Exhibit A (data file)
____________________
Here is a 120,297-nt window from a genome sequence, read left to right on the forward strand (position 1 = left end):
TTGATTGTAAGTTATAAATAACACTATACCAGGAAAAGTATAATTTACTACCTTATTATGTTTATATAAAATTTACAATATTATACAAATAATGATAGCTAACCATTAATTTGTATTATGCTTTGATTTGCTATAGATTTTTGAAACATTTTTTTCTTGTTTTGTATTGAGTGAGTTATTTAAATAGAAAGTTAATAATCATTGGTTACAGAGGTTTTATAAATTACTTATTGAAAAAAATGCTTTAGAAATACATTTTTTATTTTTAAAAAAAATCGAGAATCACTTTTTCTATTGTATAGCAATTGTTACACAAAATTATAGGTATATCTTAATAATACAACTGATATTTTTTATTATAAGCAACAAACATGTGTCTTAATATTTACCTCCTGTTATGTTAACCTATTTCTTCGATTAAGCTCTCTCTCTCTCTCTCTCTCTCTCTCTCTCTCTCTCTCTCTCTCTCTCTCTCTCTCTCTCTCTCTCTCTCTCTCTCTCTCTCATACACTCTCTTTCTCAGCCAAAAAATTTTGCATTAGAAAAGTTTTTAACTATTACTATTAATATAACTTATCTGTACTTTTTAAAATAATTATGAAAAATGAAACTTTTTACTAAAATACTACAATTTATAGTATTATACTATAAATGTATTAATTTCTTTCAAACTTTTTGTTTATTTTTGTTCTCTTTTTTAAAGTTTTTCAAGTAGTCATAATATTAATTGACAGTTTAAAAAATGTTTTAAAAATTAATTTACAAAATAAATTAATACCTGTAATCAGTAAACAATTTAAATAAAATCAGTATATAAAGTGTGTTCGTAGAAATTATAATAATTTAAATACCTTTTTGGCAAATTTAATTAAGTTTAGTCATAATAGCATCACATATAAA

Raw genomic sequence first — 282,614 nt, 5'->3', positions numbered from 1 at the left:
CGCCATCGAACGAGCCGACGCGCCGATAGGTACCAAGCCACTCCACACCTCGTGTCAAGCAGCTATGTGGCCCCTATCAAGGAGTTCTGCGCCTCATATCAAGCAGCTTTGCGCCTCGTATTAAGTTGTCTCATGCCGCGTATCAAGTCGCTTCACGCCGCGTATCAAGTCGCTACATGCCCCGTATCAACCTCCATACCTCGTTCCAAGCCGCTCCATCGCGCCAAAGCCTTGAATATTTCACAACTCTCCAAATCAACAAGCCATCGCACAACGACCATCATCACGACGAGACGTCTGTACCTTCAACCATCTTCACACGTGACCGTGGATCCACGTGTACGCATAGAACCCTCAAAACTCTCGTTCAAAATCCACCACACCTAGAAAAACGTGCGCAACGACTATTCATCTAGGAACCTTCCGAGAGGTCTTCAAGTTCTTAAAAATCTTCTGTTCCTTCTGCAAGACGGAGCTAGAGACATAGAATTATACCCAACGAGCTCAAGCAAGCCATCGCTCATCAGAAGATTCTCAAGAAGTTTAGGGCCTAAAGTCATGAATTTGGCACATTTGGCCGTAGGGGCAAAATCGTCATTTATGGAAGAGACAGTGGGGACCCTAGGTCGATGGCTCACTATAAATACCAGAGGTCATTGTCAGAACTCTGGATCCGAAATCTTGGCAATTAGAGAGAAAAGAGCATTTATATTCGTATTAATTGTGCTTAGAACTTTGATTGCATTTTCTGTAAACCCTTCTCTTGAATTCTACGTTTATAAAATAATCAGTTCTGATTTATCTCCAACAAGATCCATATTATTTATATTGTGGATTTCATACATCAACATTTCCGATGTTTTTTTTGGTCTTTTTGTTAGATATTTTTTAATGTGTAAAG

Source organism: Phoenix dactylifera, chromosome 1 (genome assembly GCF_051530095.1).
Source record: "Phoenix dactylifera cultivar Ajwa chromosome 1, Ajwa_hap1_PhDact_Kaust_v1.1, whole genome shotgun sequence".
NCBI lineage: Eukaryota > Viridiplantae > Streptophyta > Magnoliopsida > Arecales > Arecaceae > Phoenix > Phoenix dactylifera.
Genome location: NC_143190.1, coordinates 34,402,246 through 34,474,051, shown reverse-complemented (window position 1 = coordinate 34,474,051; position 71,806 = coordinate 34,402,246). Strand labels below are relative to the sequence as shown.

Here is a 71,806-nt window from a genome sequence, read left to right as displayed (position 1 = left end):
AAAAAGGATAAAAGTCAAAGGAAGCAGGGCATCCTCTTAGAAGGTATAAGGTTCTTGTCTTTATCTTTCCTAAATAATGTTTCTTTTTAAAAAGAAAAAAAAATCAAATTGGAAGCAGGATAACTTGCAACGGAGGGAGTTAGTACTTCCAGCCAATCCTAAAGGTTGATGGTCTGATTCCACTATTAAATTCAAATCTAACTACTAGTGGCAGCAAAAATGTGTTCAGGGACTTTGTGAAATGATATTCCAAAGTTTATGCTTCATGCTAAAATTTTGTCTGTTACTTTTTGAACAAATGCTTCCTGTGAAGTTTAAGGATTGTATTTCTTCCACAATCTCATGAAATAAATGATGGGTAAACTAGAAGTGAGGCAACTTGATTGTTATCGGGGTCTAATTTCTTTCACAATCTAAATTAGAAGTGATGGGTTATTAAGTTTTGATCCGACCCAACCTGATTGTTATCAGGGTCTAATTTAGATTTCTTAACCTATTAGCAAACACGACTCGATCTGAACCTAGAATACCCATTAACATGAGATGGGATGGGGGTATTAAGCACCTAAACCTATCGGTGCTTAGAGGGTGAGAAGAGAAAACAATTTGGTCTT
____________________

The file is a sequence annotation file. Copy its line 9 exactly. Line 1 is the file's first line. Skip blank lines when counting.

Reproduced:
Here is a 71,806-nt window from a genome sequence, read left to right as displayed (position 1 = left end):